In the present study, an aqueous extract from Erica multiflora L. (Ericaceae) flowers was evaluated for its hypocholesterolaemic and hypotriglyceridaemic activities using Triton WR-1339 induced hyperlipemic rats as experimental model. Hyperlipideamia was developed by intraperitonial injection of Triton (200mg/kg body weight). The animals were divided into control (CG), hyperlipidaemic (HG), hyperlipidaemic plus herb extract (HG+EmE) and hyperlipidaemic plus fenofibrate (HG+FF) treated groups. Intragastric administration of Erica multiflora extract (0.25 g/100g body weight) to the rats caused a significant decrease on their plasma lipid levels (quantified using enzymatic kits). At 7h after treatment, plasma total cholesterol, triglycerides and LDL-cholesterol were decreased by 47%, 95% and 67%, respectively, but the change of HDL-cholesterol level was not significant. However, the hypolipidaemic effect of fenofibrate was limited to triglycerides and LDL-cholesterol, which were lowered by about 92% and 41%, respectively. At 24h after treatment, Erica multiflora extract reduced plasma total cholesterol by 68.5% and triglycerides by 91%. HDL-cholesterol was not significantly increased and LDL-cholesterol was lowered by 80.5%. In fenofibrate treated rats, only plasma triglyceride concentrations were lowered by 82%, while the other lipid parameters were not significantly changed indicating that this aqueous herb extract may contain products that lower plasma lipid concentrations and might be beneficial in treatment of hyperlipideamia.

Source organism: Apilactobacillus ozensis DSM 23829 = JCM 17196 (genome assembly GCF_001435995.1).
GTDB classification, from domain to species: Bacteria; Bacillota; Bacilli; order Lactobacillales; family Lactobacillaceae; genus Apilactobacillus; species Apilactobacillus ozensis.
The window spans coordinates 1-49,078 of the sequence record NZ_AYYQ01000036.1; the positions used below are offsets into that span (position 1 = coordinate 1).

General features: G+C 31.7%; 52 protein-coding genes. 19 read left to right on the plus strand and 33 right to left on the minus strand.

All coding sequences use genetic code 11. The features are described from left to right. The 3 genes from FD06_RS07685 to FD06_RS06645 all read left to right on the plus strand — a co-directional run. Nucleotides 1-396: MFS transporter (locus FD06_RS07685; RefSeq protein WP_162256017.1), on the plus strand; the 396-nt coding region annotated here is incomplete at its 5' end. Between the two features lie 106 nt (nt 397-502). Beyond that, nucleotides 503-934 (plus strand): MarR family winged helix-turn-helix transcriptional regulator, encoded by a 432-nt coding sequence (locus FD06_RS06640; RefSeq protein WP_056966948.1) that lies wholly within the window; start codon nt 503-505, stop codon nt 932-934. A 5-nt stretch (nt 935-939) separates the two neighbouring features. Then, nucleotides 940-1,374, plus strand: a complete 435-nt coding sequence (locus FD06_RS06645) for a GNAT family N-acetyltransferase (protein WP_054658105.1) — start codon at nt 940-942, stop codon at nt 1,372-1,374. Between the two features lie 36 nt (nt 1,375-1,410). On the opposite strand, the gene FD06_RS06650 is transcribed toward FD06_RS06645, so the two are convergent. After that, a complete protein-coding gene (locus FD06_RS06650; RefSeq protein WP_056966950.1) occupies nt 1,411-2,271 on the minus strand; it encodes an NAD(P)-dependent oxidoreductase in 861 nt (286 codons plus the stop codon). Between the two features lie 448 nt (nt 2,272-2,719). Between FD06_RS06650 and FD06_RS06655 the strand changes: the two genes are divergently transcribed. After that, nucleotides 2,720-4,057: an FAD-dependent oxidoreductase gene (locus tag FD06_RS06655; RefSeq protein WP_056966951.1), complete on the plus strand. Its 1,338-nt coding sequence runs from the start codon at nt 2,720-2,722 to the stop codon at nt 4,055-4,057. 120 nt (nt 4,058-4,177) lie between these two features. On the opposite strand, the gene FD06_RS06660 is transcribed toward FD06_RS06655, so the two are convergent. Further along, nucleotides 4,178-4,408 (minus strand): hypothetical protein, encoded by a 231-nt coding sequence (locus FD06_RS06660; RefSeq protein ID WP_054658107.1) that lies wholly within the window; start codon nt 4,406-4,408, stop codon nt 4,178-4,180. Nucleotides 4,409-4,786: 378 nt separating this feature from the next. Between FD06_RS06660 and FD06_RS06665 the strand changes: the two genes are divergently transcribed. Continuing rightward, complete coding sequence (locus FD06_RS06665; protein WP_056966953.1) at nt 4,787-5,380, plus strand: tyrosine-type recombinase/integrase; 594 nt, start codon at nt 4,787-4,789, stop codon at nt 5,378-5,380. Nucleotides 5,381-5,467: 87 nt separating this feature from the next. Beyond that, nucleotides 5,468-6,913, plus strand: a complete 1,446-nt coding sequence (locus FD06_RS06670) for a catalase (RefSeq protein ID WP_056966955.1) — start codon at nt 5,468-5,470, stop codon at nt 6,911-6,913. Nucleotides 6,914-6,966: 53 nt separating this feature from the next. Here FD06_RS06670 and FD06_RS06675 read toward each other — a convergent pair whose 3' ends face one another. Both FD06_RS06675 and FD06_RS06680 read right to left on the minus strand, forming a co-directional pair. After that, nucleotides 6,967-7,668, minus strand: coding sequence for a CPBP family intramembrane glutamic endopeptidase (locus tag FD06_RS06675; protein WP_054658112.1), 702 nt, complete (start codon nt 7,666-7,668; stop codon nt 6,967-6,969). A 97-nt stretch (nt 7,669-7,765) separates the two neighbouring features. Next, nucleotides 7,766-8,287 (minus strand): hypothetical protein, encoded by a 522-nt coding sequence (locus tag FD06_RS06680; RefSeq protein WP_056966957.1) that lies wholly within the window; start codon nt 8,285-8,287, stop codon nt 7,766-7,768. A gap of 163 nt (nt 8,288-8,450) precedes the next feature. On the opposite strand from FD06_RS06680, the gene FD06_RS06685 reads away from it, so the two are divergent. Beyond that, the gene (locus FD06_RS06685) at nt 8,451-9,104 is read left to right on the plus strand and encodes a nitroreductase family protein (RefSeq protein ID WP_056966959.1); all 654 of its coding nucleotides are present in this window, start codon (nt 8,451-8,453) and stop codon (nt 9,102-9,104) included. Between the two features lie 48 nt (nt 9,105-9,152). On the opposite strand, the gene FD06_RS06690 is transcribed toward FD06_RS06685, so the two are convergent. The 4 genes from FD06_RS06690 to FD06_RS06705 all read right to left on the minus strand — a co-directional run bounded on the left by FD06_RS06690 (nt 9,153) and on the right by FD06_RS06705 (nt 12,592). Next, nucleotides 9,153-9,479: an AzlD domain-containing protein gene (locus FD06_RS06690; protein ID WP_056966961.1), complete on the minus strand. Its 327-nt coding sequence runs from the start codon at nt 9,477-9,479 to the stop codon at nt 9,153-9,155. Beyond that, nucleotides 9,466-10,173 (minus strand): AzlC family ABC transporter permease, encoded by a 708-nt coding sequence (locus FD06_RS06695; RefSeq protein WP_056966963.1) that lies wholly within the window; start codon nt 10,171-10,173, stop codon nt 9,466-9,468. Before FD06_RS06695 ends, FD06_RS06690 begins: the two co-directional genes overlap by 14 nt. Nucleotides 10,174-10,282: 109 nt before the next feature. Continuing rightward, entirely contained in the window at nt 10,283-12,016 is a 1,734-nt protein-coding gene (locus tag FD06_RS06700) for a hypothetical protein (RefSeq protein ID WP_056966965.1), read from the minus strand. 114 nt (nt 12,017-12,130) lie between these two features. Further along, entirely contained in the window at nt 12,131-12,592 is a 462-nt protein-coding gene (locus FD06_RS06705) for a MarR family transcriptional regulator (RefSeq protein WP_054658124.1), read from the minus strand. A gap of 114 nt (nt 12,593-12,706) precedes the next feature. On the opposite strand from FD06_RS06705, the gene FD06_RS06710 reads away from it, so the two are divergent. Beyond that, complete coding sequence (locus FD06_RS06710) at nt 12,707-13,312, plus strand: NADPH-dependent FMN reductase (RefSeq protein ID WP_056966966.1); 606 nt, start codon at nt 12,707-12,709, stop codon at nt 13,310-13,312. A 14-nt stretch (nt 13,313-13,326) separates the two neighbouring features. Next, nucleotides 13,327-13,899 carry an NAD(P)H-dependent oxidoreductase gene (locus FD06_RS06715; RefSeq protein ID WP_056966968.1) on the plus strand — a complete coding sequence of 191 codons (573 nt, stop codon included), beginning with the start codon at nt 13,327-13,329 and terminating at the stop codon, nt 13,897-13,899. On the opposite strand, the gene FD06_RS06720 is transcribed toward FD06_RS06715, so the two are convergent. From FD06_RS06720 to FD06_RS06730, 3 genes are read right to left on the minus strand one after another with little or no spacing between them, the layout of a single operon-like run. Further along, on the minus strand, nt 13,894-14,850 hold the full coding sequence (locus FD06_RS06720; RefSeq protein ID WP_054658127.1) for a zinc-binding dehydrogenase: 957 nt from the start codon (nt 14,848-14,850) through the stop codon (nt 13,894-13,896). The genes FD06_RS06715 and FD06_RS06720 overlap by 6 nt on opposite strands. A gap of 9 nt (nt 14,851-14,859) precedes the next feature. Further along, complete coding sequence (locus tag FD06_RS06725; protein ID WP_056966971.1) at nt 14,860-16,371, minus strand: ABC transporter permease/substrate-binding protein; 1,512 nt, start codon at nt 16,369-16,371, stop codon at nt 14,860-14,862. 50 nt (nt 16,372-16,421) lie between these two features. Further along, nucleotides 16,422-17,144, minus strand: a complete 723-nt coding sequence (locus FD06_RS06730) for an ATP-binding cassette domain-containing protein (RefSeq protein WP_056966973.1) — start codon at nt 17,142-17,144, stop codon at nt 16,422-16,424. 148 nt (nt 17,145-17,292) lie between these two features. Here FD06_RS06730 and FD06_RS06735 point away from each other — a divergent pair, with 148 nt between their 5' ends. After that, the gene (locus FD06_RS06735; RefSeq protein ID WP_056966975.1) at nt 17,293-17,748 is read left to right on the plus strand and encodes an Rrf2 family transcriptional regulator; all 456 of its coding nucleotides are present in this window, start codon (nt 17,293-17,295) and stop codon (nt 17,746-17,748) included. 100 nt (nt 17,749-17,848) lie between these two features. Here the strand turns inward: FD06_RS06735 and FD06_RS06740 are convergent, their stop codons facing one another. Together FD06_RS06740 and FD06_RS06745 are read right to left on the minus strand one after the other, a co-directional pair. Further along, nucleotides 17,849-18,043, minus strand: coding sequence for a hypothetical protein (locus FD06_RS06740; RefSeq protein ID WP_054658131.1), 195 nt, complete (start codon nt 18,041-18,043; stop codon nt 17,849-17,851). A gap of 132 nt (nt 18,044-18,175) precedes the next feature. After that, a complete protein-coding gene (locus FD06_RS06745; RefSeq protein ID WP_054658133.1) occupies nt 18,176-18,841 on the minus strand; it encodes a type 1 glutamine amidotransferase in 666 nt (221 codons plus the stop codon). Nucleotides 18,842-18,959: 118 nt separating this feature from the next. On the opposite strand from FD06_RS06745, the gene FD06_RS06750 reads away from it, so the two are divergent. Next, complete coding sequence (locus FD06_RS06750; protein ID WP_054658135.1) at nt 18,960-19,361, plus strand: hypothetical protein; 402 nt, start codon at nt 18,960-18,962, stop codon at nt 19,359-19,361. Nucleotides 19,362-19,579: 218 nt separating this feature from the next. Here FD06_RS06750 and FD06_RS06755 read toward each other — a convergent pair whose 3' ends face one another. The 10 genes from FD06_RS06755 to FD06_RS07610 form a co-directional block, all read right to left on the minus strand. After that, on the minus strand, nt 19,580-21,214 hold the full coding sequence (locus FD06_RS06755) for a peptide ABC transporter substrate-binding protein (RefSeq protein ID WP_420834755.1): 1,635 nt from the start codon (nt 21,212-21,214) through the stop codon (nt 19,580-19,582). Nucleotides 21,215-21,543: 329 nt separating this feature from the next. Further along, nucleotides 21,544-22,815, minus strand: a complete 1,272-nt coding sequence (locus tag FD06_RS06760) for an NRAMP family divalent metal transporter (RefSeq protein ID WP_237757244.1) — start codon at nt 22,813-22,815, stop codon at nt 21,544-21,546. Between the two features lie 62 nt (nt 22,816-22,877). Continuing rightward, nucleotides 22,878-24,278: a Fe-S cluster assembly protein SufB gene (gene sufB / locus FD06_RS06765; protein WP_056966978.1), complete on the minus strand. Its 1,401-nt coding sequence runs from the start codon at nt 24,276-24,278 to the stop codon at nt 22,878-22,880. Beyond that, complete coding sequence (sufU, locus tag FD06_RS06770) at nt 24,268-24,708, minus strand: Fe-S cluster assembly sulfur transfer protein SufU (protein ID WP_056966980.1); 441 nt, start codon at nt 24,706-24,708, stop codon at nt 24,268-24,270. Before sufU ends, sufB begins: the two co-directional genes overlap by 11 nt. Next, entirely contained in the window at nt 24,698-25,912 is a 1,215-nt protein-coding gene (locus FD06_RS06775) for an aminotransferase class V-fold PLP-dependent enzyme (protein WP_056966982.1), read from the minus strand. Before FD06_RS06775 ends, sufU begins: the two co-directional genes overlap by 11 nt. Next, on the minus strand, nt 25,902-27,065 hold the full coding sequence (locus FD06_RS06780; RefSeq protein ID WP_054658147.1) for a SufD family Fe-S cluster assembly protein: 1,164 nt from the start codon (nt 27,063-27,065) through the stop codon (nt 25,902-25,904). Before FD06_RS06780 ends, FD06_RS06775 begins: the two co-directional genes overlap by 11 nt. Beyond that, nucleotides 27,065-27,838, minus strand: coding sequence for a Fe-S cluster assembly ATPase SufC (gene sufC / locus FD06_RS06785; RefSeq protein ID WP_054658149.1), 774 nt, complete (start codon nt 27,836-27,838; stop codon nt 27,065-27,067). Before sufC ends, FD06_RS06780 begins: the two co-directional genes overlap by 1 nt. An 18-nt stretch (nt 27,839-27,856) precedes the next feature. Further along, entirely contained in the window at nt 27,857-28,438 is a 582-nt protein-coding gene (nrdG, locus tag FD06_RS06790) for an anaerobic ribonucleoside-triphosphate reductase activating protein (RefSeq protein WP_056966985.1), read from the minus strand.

Indications and preliminary studies of Rhizoma Sparganii (RS) suggest its pharmacological mechanism is involved with endocrine/angiogenesis functions. We therefore studied its potential toxicity on reproduction in mice. Reproductive toxicity of 100, 200 and 400 mg/kg RS extract were studied in pregnant ICR mice and its offspring. The embryos' fibroblast growth factor-1 (FGF-1), vascular endothelial growth factor (VEGF) and estrogen receptor-α (ER-α) were evaluated as targets of endocrine/angiogenesis by immunohistochemical test. The offspring of treated mice (100, 200 and 400 mg/kg RS extract) during their pregnancy had various pathological conditions, suggesting an abnormal FGF signaling phenomenon during pregnancy. Embryos from the 400 mg/kg group had significantly depressed levels of FGF-1 (P < 0.01) and VEGF (P < 0.05) expression levels as compared to controls by immunohistochemical test. Dysplasia in the heart (12.9%), craniofacial region (18.3%) and vertebrae (32.5%) presented in embryos of the 400 mg/kg group. Furthermore, the ER-α expression was inversely proportional to FGF-1 levels in the same embryo (P < 0.01). These results implicate a FGF signaling abnormality in vivo and indicate that RS has anti-angiogenesis and anti-estrogen toxicity effects in pregnant rodents.